Animals and rabies
How to help prevent rabies and details about adopting or importing dogs from outside Canada.
Rabies is an infectious viral disease that affects the central nervous system of warm-blooded animals, including people. It's spread through the saliva and mucus membranes of an infected animal.
The chance of running into a rabid animal in Ontario is very low. The animals that most often transmit rabies are foxes, skunks, bats, and raccoons. Humans and their pets can become infected when they encounter an animal that has rabies.
Rabies can be prevented. Follow this advice:
- Keep a safe distance from wild animals, even if they look healthy. Wild animals that have rabies may also show no fear of people and might easily come close to you; this being unusual behaviour for wild animals.
- Stay away from animals that are acting strangely or are injured or sick. Notify animal control if it is a wild animal.
- Keep your pet's vaccination up to date.
If you've been bitten or scratched by an animal that may have rabies
- Clean and wash the bite or scratch thoroughly with soap and water.
- Call your family doctor or go to the nearest hospital for treatment right away.
- Report the incident to Peel Public Health at 905-799-7700 or email us. A Public Health Inspector will investigate the incident.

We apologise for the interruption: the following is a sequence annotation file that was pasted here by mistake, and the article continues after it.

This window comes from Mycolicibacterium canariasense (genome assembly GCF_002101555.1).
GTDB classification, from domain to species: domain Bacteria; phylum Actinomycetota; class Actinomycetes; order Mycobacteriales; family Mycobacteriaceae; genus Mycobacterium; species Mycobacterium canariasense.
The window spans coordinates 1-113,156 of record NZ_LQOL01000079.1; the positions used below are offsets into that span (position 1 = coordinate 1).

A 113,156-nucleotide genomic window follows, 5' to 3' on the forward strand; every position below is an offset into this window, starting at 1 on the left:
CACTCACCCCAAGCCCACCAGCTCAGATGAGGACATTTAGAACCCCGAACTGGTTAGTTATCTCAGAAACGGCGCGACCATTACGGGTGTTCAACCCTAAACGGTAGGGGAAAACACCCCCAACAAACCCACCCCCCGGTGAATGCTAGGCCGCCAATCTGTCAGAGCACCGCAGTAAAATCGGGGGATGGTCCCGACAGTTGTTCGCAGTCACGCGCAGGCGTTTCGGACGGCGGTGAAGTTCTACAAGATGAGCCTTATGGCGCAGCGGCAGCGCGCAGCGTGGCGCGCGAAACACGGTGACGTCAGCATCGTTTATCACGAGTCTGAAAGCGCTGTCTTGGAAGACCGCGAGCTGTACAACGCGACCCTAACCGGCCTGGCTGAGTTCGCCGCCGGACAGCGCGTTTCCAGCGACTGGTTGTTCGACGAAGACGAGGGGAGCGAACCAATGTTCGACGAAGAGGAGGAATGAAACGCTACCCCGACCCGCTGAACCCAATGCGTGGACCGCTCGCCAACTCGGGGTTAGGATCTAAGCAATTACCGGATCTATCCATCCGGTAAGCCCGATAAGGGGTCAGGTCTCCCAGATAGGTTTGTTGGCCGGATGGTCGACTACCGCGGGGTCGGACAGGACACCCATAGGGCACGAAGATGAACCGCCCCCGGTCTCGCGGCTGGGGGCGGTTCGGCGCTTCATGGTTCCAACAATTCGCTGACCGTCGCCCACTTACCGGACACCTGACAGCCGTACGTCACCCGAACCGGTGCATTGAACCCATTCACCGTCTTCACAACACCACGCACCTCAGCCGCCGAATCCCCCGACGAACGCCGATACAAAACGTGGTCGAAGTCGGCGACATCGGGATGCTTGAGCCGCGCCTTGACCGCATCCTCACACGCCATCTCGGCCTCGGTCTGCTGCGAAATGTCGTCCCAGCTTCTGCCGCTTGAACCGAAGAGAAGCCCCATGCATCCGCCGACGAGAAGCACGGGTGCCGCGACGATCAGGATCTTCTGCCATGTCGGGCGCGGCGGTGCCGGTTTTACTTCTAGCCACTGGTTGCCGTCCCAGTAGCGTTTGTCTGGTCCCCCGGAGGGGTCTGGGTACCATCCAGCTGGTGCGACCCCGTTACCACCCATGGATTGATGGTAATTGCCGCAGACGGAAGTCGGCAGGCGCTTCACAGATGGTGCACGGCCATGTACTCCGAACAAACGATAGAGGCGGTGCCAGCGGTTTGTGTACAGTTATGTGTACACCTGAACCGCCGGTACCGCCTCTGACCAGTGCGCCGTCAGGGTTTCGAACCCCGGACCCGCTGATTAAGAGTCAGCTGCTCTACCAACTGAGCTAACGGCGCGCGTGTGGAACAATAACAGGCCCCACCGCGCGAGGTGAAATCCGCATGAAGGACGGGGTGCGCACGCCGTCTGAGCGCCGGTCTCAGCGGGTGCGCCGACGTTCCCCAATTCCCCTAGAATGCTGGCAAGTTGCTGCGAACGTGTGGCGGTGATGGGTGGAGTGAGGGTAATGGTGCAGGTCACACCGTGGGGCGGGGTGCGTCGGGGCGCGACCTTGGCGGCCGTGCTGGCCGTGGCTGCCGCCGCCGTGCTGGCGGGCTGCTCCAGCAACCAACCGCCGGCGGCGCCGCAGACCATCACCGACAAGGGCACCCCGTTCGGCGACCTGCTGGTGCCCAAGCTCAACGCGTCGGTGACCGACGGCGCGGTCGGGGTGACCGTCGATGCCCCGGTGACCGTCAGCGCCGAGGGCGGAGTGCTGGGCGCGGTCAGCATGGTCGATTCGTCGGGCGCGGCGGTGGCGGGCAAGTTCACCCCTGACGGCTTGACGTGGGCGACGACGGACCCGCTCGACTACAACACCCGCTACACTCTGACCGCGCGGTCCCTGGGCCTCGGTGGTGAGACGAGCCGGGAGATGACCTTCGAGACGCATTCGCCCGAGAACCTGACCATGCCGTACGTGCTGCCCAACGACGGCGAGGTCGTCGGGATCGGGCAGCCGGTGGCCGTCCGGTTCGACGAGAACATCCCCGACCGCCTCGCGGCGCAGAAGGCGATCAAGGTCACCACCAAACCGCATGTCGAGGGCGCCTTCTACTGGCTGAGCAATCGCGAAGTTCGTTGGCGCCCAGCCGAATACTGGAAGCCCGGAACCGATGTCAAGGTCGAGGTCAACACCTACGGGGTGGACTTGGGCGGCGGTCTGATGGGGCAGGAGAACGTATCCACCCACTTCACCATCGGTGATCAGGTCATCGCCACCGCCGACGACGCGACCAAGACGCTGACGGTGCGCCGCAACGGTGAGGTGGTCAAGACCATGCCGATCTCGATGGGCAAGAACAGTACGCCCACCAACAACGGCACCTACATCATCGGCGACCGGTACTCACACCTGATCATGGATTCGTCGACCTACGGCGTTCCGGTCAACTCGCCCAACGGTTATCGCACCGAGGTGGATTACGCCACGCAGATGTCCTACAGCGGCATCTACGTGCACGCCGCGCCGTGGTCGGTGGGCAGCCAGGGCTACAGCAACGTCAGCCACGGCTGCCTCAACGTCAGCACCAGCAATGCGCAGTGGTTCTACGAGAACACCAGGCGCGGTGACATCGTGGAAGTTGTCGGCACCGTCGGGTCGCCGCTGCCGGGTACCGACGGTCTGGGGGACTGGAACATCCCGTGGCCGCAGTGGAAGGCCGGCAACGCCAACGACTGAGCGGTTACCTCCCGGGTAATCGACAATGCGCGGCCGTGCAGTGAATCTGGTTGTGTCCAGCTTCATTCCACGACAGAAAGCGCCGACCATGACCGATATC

Rabies can be prevented if you seek medical treatment quickly after being bitten or scratched by an animal. Treatment for rabies is safe and effective but must be given as soon as possible after you have been bitten or scratched
As of September 28, 2022, commercial dogs from countries at high-risk for dog rabies will no longer be allowed entry into Canada.
Commercial dogs can include, but are not limited to, dogs for resale, adoption, fostering, breeding, show or exhibition, research, and other purposes. Learn more about this new measure from the Canadian Food Inspection Agency.
Bringing pets to Canada from certain countries carries a risk of spreading rabies to other animals and people. Dog rabies kills close to 60,000 people every year globally in over 100 countries that are at high-risk for dog rabies.
Even if pets have been vaccinated for rabies in another country, they must be re-vaccinated after their arrival in Ontario. The vaccine must be administered by a veterinarian as required by law (R.R.O. 1990, Reg. 567).
For people thinking of buying or adopting a dog, if you are a dog breeder or if you are with a rescue organization, refer to the Canadian Food and Inspection Agency's questions before your buy or adopt a dog.